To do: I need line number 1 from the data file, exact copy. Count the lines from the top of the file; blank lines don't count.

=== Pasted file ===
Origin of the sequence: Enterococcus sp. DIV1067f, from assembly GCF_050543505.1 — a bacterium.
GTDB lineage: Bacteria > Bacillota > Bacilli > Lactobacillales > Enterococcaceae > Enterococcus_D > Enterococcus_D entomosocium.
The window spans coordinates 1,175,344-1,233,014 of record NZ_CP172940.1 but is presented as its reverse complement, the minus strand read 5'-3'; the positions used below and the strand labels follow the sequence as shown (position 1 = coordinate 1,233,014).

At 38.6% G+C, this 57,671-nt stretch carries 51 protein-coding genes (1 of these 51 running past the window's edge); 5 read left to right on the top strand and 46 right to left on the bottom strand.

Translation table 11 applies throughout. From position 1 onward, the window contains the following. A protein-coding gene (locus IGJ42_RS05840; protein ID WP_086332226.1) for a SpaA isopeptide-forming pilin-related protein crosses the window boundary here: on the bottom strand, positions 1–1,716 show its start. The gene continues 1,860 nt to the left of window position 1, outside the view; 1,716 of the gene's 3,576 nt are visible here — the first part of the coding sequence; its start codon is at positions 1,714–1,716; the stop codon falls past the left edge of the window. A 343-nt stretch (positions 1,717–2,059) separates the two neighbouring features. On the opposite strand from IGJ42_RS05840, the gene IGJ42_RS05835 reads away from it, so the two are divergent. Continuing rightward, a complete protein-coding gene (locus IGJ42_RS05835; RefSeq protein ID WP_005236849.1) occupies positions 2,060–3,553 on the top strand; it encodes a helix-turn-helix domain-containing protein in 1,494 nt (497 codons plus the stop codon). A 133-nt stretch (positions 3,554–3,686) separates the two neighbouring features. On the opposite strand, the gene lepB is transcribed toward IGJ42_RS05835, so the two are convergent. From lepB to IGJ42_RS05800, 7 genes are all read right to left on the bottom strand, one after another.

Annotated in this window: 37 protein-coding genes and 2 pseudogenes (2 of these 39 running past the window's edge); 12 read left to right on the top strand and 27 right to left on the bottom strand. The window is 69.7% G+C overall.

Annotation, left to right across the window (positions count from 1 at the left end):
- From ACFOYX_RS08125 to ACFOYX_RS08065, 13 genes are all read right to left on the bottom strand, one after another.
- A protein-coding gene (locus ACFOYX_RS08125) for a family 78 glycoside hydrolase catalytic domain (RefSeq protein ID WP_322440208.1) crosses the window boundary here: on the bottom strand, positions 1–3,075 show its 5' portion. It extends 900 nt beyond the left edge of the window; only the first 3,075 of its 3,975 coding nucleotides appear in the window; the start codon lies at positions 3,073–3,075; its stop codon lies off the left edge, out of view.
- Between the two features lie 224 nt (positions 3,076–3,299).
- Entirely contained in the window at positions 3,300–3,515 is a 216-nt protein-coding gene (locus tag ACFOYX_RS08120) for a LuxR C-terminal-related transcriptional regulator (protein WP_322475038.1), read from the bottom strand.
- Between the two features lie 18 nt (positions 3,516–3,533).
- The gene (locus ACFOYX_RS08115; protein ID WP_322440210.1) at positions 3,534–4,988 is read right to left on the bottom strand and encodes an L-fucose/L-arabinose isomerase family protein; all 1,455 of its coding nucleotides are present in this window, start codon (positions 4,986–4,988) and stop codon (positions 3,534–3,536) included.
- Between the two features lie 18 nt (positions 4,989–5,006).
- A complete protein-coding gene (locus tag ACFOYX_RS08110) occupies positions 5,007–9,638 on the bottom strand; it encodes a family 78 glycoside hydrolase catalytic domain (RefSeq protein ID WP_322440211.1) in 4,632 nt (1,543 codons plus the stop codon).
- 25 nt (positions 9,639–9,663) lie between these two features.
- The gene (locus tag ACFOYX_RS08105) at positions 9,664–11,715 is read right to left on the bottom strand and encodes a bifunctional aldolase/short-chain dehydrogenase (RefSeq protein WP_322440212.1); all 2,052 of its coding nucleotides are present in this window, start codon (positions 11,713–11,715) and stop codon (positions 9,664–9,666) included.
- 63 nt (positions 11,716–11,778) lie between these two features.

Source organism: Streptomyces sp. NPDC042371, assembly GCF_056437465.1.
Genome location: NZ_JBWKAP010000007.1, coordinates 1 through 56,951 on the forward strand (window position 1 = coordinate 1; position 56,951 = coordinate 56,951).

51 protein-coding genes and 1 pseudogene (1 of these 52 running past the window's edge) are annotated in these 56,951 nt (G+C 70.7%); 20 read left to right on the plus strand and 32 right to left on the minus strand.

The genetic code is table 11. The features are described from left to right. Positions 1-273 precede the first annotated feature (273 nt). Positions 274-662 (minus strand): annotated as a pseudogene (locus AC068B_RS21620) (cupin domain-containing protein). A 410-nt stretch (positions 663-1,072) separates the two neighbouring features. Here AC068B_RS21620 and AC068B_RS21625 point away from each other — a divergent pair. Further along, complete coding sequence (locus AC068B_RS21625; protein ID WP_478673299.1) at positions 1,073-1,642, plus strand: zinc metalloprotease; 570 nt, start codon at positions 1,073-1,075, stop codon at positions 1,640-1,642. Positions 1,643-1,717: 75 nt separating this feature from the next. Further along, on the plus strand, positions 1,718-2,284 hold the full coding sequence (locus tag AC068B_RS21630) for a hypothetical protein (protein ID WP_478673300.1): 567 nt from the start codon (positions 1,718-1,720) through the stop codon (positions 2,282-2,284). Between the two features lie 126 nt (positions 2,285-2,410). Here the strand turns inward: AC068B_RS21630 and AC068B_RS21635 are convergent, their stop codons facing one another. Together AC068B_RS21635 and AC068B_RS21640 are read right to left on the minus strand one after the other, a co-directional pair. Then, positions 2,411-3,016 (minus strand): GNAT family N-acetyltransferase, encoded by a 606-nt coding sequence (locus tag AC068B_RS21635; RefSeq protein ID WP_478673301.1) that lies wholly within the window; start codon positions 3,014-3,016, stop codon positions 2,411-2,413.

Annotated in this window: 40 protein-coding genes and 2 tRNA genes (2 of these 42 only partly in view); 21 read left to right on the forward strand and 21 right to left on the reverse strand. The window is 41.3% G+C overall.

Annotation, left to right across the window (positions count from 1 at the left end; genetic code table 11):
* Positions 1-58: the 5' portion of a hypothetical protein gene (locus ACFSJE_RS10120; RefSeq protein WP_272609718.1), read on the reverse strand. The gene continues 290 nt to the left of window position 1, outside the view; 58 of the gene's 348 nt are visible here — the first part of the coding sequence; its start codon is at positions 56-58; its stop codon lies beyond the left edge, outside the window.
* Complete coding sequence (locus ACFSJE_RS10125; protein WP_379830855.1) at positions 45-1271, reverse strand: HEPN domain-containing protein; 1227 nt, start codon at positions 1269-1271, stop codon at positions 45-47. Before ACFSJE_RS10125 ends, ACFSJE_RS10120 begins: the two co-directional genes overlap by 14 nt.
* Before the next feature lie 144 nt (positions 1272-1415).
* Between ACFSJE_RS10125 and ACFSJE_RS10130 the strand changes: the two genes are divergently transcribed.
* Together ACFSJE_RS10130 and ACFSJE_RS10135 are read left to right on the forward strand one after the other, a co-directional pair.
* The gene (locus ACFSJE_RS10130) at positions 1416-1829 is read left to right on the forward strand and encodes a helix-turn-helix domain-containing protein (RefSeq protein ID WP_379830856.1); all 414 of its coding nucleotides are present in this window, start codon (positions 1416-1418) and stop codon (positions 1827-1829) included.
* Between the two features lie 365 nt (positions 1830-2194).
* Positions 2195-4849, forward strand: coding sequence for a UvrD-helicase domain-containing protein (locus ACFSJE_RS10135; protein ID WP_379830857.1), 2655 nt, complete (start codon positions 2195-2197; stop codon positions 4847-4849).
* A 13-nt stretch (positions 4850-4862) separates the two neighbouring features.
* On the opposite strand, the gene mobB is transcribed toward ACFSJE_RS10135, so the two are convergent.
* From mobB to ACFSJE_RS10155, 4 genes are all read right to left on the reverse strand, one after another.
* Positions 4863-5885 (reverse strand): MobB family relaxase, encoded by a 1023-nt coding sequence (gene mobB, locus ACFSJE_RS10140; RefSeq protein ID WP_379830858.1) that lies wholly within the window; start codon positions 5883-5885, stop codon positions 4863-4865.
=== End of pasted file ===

Origin of the sequence: Enterococcus sp. DIV1067f, from assembly GCF_050543505.1 — a bacterium.